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<2020-02-01> by Lorenzo

Nice threads in Python

Python has two ways to execute code in parallel: processes and threads. Both have their strengths and weaknesses. In particular, threads are cheaper in terms of resources and are able to share memory, but besides the obvious pitfalls of multi-threaded programming, they suffer from some Python specific problems, notably:

  1. Because of the GIL, only one Python's thread is actually running at any one time. So, very little parallelism is possible if the task is CPU bound. In fact, more often than not, it's more efficient to execute multiple tasks sequentially on a single thread (pinned to a single CPU), rather than spawning multiple threads and having the Python interpreter context switching too much and not being able to schedule the threads on all available CPUs.
  2. Python's threads have no priority, so a "less important" thread can starve "more important" ones. I am not sure why setting the scheduling policy for a thread is not possible in Python, given that it's in the POSIX standard.

In general, it's recommended to use multiprocessing, but if you are stuck with threads and you want to make sure certain threads are executed with higher priority, you can you the following trick.

Take a look at this script:

It spawns 4 threads, each of which executes some CPU intensive task (calculating the 26th Fibonacci number in a very inefficient way!). The whole process is pinned to a single CPU.

When all threads are given the same priority, the output is like this:

~ » python3 ~/src/yougov/brandindex/qq7/priv/nice_threads.py
2020-02-01 17:26:18,668 WARNING [root] <nice_threads.py:pin_process_to_cpus:28> {14060-140417266833216} Pinning 14060 to cpus 7
pid 14060's current affinity list: 0-7
pid 14060's new affinity list: 7
2020-02-01 17:26:18,671 INFO [root] <nice_threads.py:loop:39> {14060-140417225721600} Starting t0
2020-02-01 17:26:18,691 INFO [root] <nice_threads.py:loop:39> {14060-140417217328896} Starting t1
2020-02-01 17:26:18,739 INFO [root] <nice_threads.py:loop:39> {14060-140417208936192} Starting t2
2020-02-01 17:26:18,783 INFO [root] <nice_threads.py:loop:39> {14060-140417200543488} Starting t3
2020-02-01 17:26:31,931 INFO [root] <nice_threads.py:loop:44> {14060-140417217328896} Done t1 in 13.20
2020-02-01 17:26:31,940 INFO [root] <nice_threads.py:loop:44> {14060-140417225721600} Done t0 in 13.27
2020-02-01 17:26:31,967 INFO [root] <nice_threads.py:loop:44> {14060-140417200543488} Done t3 in 13.18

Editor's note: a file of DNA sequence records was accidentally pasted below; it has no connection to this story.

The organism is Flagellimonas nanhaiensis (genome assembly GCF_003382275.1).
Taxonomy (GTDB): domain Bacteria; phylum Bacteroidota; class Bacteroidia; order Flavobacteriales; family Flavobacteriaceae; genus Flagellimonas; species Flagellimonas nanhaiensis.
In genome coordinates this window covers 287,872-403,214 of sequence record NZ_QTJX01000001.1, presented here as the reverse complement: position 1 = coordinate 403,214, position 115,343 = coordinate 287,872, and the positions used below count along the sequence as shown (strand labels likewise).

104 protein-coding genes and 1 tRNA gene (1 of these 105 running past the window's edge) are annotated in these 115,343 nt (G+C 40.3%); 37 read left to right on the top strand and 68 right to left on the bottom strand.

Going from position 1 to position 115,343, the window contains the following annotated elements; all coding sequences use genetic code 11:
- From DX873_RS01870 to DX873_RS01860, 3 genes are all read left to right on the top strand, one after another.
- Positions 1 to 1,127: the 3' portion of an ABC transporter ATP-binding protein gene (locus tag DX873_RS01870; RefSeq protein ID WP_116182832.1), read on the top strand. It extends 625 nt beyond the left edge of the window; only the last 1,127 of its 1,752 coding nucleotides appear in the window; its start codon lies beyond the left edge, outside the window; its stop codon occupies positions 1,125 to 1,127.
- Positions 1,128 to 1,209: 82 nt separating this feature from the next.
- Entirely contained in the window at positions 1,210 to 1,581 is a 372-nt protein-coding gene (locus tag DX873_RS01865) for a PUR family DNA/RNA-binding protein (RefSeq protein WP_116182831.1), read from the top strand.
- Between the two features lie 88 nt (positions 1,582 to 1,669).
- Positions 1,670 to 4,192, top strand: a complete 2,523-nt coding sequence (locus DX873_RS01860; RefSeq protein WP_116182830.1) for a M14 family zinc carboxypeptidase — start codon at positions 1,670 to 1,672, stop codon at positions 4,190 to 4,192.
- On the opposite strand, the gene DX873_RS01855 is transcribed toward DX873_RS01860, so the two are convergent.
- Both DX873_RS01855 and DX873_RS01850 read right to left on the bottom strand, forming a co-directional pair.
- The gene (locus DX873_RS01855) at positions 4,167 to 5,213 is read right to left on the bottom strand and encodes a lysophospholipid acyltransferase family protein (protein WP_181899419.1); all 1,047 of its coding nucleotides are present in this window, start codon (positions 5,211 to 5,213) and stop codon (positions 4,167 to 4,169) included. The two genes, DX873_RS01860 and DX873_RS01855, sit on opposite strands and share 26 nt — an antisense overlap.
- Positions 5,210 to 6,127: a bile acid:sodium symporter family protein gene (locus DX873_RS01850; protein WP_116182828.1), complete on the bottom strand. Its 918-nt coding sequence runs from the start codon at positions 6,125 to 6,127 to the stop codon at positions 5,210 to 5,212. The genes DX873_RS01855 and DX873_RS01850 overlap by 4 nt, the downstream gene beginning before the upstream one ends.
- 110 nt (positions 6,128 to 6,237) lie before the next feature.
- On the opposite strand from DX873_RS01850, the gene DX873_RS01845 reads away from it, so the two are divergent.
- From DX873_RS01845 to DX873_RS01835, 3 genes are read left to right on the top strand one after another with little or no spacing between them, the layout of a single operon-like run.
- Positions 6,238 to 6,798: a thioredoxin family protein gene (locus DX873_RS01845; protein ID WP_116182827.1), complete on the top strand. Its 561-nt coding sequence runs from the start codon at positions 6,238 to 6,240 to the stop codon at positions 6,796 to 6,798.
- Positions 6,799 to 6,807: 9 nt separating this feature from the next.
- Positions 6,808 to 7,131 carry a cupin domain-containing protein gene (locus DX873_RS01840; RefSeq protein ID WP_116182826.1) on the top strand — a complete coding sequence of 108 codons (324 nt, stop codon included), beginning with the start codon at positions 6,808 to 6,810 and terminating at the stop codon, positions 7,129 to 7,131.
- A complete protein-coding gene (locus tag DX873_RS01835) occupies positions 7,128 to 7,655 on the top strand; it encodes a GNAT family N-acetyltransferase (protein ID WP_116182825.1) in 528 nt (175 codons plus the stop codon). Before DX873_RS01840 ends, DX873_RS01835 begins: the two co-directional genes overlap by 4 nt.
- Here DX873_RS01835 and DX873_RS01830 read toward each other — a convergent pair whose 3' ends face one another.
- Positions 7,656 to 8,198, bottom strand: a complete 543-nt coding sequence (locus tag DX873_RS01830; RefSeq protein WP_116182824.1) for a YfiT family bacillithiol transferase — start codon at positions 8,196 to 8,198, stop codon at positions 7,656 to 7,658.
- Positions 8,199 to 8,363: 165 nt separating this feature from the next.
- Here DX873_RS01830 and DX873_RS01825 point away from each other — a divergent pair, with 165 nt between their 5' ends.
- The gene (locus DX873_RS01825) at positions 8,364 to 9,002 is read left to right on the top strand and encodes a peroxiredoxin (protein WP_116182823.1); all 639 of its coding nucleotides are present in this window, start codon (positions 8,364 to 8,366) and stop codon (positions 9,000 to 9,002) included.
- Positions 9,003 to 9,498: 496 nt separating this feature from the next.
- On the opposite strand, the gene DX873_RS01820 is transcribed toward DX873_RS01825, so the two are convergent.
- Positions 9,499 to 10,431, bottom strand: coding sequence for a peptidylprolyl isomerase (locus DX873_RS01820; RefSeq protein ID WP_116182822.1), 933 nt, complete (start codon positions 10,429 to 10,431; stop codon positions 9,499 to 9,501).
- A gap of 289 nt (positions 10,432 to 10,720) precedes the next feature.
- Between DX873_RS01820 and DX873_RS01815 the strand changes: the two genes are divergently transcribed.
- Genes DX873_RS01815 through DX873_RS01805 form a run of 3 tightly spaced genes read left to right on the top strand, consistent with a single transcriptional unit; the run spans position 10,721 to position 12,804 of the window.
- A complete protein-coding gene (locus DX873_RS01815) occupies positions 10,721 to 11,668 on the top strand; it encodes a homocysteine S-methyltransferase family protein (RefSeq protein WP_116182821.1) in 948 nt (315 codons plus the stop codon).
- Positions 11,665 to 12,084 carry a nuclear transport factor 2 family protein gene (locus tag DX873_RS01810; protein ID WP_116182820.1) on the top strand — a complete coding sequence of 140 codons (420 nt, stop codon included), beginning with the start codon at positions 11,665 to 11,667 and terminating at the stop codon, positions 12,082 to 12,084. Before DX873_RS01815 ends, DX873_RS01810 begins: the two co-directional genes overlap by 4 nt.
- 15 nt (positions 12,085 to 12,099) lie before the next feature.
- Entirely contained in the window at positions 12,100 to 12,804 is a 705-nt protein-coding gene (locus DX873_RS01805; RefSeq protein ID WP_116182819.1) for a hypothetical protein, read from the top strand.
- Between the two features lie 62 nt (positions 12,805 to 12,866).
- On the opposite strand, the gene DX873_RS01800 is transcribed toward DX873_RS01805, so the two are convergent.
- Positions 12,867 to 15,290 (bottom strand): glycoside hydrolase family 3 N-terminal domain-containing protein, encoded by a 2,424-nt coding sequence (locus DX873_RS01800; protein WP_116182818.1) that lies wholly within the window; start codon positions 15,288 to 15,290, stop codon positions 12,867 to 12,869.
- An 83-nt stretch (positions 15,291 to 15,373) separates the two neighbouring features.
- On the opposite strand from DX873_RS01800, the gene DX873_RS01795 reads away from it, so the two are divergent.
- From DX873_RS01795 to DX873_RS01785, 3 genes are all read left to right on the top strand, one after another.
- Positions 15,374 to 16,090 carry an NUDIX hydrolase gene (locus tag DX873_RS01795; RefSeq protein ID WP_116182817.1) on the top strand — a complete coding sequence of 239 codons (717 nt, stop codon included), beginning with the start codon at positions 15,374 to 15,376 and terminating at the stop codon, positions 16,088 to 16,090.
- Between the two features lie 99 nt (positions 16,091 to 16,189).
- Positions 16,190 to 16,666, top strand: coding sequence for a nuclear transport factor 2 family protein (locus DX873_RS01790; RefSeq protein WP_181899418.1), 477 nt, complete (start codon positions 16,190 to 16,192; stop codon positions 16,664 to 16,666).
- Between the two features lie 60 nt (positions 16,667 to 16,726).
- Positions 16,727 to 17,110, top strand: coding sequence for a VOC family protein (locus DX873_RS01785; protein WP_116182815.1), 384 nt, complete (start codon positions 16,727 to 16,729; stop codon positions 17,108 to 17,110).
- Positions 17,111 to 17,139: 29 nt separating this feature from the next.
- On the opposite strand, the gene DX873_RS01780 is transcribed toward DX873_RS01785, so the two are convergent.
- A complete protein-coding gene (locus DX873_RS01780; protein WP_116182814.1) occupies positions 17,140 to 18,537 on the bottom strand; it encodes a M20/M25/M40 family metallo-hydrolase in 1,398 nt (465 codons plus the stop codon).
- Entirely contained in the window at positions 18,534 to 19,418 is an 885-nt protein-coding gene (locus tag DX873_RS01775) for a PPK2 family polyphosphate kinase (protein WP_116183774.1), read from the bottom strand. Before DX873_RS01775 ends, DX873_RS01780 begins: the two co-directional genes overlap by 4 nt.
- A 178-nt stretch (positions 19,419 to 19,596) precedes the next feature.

2020-02-01 17:26:31,998 INFO [root] <nice_threads.py:loop:44> {14060-140417208936192} Done t2 in 13.26

All threads terminate at the same time (they are given the same amount of CPU time), but they all take 13 secs, to execute a task (fib(26)) that takes ~3 secs to execute, because threads are stepping on each other's toes.

It would be more efficient to execute the 4 tasks sequentially. See the output of a sequential run:

~ » python3 ~/src/yougov/brandindex/qq7/priv/nice_threads.py
2020-02-01 17:33:31,627 WARNING [root] <nice_threads.py:pin_process_to_cpus:28> {16673-140526022530880} Pinning 16673 to cpus 7
pid 16673's current affinity list: 0-7
pid 16673's new affinity list: 7
2020-02-01 17:33:31,630 INFO [root] <nice_threads.py:loop:39> {16673-140526022530880} Starting seq-0 [None]
2020-02-01 17:33:35,005 INFO [root] <nice_threads.py:loop:45> {16673-140526022530880} Done seq-0 [None] in 3.37
2020-02-01 17:33:35,005 INFO [root] <nice_threads.py:loop:39> {16673-140526022530880} Starting seq-1 [None]
2020-02-01 17:33:38,352 INFO [root] <nice_threads.py:loop:45> {16673-140526022530880} Done seq-1 [None] in 3.35
2020-02-01 17:33:38,352 INFO [root] <nice_threads.py:loop:39> {16673-140526022530880} Starting seq-2 [None]
2020-02-01 17:33:41,830 INFO [root] <nice_threads.py:loop:45> {16673-140526022530880} Done seq-2 [None] in 3.48
2020-02-01 17:33:41,830 INFO [root] <nice_threads.py:loop:39> {16673-140526022530880} Starting seq-3 [None]
2020-02-01 17:33:45,228 INFO [root] <nice_threads.py:loop:45> {16673-140526022530880} Done seq-3 [None] in 3.40

If instead each thread is given a different priority, things behave better. We can do that by using nice. The output looks like this:

» python3 nice_threads.py
2020-02-01 14:29:51,838 WARNING [root] <nice_threads.py:pin_process_to_cpus:28> {8957-139865220663104} Pinning 8957 to cpus 1
pid 8957's current affinity list: 0-7
pid 8957's new affinity list: 1
2020-02-01 14:29:51,840 INFO [root] <nice_threads.py:loop:39> {8957-139865179551488} Starting t0 [0]
2020-02-01 14:29:51,859 INFO [root] <nice_threads.py:loop:39> {8957-139865171158784} Starting t1 [5]
2020-02-01 14:29:51,893 INFO [root] <nice_threads.py:loop:39> {8957-139865162503936} Starting t2 [10]
2020-02-01 14:29:51,955 INFO [root] <nice_threads.py:loop:39> {8957-139865154111232} Starting t3 [15]
2020-02-01 14:29:57,266 INFO [root] <nice_threads.py:loop:44> {8957-139865179551488} Done t0 [0] in 5.43
2020-02-01 14:30:03,568 INFO [root] <nice_threads.py:loop:44> {8957-139865171158784} Done t1 [5] in 11.71
2020-02-01 14:30:05,315 INFO [root] <nice_threads.py:loop:44> {8957-139865162503936} Done t2 [10] in 13.42
2020-02-01 14:30:05,423 INFO [root] <nice_threads.py:loop:44> {8957-139865154111232} Done t3 [15] in 13.47

Note that the threads terminate at different times: the OS scheduled more CPU-time to the high priority thread, which completed before the others. htop shows it in "real time", too: